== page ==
Throughout 2017, healthcare organizations’ ability to protect their data and be proactive in detecting data breaches continued to be a problem. According to the 2017 Breach Barometer report from Protenus, in collaboration with DataBreaches.net, 5.6 million total patient records were breached last year spanning across 477 reported breach incidents.
The report also revealed that there were 176 insider-related incidents; it took 308 days, on average, for organizations to discover a breach; and hacking incidents that included ransomware or malware doubled from the previous year.
This is why it’s no surprise to hear what Mac McMillan, chairman, CEO and co-founder of Austin, Texas-based consulting firm CynergisTek, has to say about the evolution of healthcare cyber attacks. “[The year] 2017 saw new attacks, bigger attacks, and attacks against things that we hadn’t considered before on the scale that they were, such as the NotPetya and WannaCry [incidents]. We also saw the evolution of attacks, going from ransomware to the disruptive model we have today, which is very effective. And the attackers know that it’s effective; that’s why they’re doing it.”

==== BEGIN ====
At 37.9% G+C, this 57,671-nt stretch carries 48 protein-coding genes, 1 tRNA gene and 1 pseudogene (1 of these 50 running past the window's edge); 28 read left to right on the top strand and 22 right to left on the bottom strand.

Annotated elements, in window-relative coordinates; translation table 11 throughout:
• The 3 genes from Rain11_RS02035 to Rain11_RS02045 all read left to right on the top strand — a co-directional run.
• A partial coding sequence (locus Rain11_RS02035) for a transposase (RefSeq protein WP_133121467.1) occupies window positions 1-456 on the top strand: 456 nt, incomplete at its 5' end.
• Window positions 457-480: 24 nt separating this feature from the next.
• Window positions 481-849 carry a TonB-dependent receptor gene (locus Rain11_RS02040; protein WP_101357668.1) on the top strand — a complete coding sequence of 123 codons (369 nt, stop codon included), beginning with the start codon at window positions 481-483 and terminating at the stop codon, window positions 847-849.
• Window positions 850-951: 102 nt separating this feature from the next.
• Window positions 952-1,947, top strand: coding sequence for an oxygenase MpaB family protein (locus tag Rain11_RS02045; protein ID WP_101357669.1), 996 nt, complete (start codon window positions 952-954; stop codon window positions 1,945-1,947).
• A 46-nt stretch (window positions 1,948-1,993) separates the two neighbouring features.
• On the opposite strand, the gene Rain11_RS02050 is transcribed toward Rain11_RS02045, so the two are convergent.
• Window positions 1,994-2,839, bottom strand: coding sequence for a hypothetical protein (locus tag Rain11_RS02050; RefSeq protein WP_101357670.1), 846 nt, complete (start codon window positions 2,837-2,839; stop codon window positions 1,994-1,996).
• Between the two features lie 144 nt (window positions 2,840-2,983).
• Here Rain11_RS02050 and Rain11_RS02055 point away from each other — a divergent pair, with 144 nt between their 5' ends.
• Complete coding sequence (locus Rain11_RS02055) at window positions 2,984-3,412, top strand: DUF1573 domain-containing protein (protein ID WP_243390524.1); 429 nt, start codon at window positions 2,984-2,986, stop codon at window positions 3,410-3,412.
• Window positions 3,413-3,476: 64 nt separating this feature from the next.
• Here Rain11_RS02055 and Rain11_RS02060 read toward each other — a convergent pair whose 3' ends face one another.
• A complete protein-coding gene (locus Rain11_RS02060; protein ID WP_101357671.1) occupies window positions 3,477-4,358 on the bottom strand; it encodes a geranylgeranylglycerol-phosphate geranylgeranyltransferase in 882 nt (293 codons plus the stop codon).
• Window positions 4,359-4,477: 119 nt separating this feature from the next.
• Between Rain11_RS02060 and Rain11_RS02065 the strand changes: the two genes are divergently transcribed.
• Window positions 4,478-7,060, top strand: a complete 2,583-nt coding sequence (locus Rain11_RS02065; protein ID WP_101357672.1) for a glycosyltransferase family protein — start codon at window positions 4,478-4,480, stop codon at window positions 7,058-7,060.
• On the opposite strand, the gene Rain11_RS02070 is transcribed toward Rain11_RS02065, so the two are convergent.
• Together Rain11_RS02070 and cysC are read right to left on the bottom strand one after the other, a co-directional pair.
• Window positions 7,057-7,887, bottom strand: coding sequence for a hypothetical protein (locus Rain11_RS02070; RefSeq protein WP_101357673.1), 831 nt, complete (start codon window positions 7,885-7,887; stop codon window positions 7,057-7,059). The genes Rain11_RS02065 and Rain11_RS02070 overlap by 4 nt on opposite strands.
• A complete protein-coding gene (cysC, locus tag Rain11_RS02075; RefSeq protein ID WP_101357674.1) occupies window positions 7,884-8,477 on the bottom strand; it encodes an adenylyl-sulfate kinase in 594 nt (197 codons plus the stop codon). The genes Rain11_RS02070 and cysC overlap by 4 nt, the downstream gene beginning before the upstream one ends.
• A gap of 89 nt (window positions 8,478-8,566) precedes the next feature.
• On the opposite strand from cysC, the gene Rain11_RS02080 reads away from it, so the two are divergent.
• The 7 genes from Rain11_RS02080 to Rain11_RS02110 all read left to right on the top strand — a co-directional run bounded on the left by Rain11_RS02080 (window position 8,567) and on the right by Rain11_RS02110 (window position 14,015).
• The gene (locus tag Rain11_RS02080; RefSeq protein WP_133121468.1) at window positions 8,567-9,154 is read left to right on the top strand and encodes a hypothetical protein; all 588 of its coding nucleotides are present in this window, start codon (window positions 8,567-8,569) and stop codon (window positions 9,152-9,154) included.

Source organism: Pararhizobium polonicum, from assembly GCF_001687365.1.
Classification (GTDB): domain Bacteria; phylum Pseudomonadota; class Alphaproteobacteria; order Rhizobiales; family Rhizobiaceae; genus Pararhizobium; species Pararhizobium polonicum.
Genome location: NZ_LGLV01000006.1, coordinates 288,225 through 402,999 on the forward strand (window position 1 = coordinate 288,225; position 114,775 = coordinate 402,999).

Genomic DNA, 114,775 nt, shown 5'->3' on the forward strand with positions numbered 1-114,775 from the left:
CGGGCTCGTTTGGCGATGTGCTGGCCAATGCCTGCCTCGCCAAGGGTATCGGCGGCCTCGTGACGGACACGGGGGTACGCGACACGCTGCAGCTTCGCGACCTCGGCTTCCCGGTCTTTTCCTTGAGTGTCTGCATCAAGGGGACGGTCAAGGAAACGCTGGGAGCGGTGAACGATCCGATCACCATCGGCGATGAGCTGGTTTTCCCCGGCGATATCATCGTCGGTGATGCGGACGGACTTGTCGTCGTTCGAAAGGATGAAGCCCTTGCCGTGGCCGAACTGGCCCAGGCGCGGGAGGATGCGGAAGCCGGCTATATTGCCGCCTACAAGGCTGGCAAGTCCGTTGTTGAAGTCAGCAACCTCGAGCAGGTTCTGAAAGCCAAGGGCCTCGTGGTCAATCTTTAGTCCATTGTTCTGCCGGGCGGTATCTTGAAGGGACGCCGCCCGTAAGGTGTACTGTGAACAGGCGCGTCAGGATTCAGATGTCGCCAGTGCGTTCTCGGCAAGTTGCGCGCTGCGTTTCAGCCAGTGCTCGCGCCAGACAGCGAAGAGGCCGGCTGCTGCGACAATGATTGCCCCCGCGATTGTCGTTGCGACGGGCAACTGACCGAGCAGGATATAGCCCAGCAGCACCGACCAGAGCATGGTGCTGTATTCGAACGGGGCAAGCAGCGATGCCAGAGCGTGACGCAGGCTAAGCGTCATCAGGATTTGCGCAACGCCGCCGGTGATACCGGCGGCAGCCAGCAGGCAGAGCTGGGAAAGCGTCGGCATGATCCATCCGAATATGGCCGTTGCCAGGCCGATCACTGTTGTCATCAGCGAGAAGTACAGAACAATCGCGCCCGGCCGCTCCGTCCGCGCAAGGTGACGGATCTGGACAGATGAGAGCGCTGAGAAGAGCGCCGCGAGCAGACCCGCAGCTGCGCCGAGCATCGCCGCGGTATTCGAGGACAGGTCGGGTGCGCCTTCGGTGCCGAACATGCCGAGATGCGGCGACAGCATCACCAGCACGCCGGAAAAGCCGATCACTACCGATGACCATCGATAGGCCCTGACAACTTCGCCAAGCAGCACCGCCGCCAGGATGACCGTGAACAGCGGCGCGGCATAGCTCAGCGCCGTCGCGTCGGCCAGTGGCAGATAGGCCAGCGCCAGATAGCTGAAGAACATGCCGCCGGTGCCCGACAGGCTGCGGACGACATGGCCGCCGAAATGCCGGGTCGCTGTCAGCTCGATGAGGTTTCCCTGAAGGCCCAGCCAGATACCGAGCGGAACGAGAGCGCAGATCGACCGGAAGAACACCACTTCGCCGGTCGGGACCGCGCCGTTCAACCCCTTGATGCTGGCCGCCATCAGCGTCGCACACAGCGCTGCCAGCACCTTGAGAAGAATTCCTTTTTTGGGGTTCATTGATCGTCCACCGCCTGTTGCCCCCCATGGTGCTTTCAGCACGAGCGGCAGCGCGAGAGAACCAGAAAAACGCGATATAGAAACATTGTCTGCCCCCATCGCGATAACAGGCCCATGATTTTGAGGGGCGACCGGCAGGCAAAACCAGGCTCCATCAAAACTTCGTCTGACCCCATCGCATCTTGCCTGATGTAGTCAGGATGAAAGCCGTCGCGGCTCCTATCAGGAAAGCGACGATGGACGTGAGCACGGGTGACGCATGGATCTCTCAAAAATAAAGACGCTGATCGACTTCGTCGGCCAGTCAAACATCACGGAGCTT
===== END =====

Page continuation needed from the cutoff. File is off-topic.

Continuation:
McMillan recently spoke to Healthcare Informatics Managing Editor Rajiv Leventhal about other cybersecurity lessons he learned in 2017, what trends he’s looking out for in 2018, and how his firm handles calls from healthcare organizations that have suffered a breach.
The podcast runs under 15 minutes in length, and remember, you can listen to all Healthcare Informatics podcasts right here.
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